Trees That Count aims to create a national movement to plant millions of native trees to mitigate climate change. We're managed by the Project Crimson Trust in partnership with the Tindall Foundation.
Nelson’s untouched treasure
Kelly’s Bush is an incredibly special area of untouched native bush in Nelson. Owned by the Kelly family, the area has been opened up to the public and aided to grow and thrive with help from Trees That Count and the Department of Conservation.
Kelly’s Bush in Nelson is one of the few pieces of undisturbed native bush within city boundaries that dates from pre-European times. Fittingly, it’s been designated an Area of Special Significance by the Ministry for the Environment, and a recent assessment of the bush gave it a ‘High Rarity’ score.
For the past 34 years, Lindy Kelly and her family have worked alongside the community groups to clear the weeds and replant areas around the original native bush, effectively doubling its size.
The team have put trails, steps and bridges through the bush which now boasts well over 1000 visitors a year. They also have built a shade house where they propagate and grow their own native trees for replanting, which local schools help out with.
At the team’s last count, there were over 70 different species of native tree growing, including some very rare species alongside native ferns, orchids and fungi.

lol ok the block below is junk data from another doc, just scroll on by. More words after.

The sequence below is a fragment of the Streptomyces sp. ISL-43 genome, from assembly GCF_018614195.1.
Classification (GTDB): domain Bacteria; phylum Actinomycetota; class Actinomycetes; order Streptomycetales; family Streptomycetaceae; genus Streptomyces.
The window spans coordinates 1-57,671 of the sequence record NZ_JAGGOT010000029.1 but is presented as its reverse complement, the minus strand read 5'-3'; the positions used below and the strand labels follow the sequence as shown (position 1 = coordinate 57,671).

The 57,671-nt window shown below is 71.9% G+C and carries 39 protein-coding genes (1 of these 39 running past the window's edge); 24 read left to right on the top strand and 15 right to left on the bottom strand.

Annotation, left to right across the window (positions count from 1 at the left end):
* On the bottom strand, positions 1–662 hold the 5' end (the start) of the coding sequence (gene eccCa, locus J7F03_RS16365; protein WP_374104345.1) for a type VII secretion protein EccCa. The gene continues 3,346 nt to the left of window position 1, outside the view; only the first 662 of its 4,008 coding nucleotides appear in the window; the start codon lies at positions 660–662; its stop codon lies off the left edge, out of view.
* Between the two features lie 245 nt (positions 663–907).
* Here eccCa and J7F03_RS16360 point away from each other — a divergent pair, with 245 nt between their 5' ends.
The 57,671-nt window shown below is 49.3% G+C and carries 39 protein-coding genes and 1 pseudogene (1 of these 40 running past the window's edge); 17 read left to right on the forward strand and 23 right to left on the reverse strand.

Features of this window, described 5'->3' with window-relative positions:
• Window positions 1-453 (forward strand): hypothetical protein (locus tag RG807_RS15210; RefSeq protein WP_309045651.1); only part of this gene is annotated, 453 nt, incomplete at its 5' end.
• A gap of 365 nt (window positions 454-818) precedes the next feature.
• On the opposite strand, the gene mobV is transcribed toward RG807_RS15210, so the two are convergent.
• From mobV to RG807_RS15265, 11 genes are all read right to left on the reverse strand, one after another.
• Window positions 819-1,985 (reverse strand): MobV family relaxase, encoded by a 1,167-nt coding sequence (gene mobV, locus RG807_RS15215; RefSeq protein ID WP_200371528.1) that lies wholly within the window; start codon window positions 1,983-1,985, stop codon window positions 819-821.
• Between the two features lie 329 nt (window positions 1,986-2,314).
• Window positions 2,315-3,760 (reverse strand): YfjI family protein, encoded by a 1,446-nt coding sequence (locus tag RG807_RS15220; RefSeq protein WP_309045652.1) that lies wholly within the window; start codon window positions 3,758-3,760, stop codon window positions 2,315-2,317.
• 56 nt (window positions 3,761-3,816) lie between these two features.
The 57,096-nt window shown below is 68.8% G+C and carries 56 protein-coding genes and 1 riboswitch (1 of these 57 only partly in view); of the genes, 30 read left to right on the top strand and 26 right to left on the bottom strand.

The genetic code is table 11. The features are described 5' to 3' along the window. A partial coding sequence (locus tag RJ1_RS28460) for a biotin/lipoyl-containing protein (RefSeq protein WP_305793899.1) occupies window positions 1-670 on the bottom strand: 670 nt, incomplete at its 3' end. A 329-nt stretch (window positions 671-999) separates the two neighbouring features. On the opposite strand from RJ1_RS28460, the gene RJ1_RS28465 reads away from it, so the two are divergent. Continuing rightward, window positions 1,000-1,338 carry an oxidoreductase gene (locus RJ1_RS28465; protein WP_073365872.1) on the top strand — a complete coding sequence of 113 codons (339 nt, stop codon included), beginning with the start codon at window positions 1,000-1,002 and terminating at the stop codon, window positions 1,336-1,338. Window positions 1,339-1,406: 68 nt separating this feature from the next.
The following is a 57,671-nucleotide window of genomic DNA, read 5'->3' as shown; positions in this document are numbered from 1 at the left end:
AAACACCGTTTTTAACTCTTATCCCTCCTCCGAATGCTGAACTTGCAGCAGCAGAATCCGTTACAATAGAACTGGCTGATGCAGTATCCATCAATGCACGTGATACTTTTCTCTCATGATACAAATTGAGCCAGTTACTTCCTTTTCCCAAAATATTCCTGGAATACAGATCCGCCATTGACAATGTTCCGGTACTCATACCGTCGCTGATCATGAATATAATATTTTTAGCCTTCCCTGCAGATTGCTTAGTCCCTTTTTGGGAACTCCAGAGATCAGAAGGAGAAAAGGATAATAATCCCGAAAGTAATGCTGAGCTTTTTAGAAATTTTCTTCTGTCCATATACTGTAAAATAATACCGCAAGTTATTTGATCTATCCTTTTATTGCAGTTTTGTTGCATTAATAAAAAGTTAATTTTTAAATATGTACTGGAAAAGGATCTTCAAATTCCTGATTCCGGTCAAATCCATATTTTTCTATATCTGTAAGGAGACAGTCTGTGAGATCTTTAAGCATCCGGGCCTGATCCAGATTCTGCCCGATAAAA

Native birds love the bush, and its tawa berries are a main food source for kerurū in Nelson, which are once again being seen in large flocks. Endangered parea ducks breed in the bush, and at least three species of gecko (including the rare Nelson green gecko) call the bush home alongside giant native snails.
Native fish like kokopu, inanga, koura and eels also live in the stream which runs through the gully.
This planting season, the project saw 5,000more native trees put in the ground thanks to Trees That Count matching them with funding from the Department of Conservation.
Going forward, the Kelly family are planning to retire and replant another 7 ha of pasture, most of which adjoins the present bush area. This will not only help prevent erosion, but it will increase the size of the bush area for community education and recreation.